If you are devoted to giving, you won’t be surprised to hear of the positive effects on your health, happiness and productivity. Well-being is more than just feeling good about ourselves — it comes from a powerful sense of connection to others, empathy, compassion and of our own centeredness.
A study supported by the National Institute of Aging and the National Science Foundation found that MRI brain scans indicate charitable giving stimulates the brain’s pleasure and reward centers. Humans, it seems, are built to be generous.
When you give you get back.
Giving promotes a sense of trust and cooperation that strengthens our bonds with others and, according to research published in the journal PNAS, has shown that having positive social connections is integral to good mental and physical health.
Basically, when you give to others, your generosity is likely to be returned. “The more extensive the reciprocal altruism born of social connection…the greater the advance toward health, wealth and happiness” writes University of Chicago neuroscience professor John Cacioppo in his book Loneliness: Human Nature and the Need for Social Connection. What this means is that when we give to others, not only do they feel closer to us, but we feel closer to them, as well.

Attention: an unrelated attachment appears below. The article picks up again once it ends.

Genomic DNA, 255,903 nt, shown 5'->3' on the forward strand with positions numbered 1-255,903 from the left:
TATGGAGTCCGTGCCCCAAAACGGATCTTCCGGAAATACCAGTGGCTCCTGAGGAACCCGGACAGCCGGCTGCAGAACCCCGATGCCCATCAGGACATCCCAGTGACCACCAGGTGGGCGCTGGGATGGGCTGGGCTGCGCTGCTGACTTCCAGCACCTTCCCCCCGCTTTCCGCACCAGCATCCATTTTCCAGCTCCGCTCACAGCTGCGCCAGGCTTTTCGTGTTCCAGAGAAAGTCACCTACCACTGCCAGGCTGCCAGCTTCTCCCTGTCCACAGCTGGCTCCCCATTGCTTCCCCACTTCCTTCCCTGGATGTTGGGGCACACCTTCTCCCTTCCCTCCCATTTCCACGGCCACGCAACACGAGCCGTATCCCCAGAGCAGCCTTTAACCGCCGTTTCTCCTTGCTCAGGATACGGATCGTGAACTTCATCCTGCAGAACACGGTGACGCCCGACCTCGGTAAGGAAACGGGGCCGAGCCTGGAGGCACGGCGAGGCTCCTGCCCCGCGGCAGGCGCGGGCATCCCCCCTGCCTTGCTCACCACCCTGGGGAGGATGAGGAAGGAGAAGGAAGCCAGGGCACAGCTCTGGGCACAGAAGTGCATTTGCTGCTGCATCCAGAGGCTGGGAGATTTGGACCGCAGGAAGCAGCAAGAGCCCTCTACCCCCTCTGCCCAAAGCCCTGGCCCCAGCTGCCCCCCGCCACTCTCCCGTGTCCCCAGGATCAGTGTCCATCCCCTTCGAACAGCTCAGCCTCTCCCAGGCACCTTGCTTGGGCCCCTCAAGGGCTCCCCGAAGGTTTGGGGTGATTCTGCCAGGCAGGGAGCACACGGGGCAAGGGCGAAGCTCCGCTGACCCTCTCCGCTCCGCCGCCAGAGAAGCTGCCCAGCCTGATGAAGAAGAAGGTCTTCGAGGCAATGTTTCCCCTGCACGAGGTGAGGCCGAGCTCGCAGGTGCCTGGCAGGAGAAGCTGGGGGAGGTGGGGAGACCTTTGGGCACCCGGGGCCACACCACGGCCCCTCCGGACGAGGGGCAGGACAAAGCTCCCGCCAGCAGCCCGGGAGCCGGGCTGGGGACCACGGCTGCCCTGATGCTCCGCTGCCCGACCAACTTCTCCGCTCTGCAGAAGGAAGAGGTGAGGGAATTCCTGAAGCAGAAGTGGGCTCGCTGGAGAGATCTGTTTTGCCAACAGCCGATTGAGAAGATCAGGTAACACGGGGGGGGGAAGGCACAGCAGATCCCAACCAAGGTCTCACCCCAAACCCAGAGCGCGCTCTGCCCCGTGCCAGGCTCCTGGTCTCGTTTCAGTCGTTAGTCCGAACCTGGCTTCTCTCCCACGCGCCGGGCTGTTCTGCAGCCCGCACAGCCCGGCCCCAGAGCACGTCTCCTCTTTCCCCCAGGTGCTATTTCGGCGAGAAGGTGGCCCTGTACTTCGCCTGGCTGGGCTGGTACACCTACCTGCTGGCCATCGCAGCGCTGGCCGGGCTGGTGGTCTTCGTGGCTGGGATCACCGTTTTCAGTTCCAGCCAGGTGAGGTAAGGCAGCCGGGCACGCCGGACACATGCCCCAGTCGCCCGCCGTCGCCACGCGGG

And it gets better! Reciprocation isn’t the only feeling that fuels our drive to give. Here are a few more ways to increase your well-being through giving.
Can you volunteer your way to health?
Recent research says yes. Studies of people who volunteer have shown they have better psychological and mental health with increased longevity. In fact, some say the health benefits of volunteering can be greater than taking up exercise or attending religious services.
Promoting your cause can also promote your career.
Why not top off your resume by highlighting your giving? Research from LinkedIn has found employers respond more often to candidates who include the causes and charities they support in the Volunteer & Causes section of their profile. Prospective employers get insight into your personality and your commitment to social causes. It’s a win-win for you and the employer, so be sure to highlight the charities you support.
Giving is also good business.
Maybe your business could start making charitable donations, hosting charitable functions and promoting employee volunteer days. It’s a great way to show potential customers, investors and existing and potential employees what the company stands for. In fact, The Journal of Business Ethics finds employees are happier when they have the opportunity to make a difference in the community by volunteering with charities their companies support.
Whether it’s sponsoring a stretch of highway or matching charitable contributions from employees, your charitable activities can help your business while you help make the world a better place.
As the saying goes, money can’t buy happiness — but maybe donating it and your time to others really can.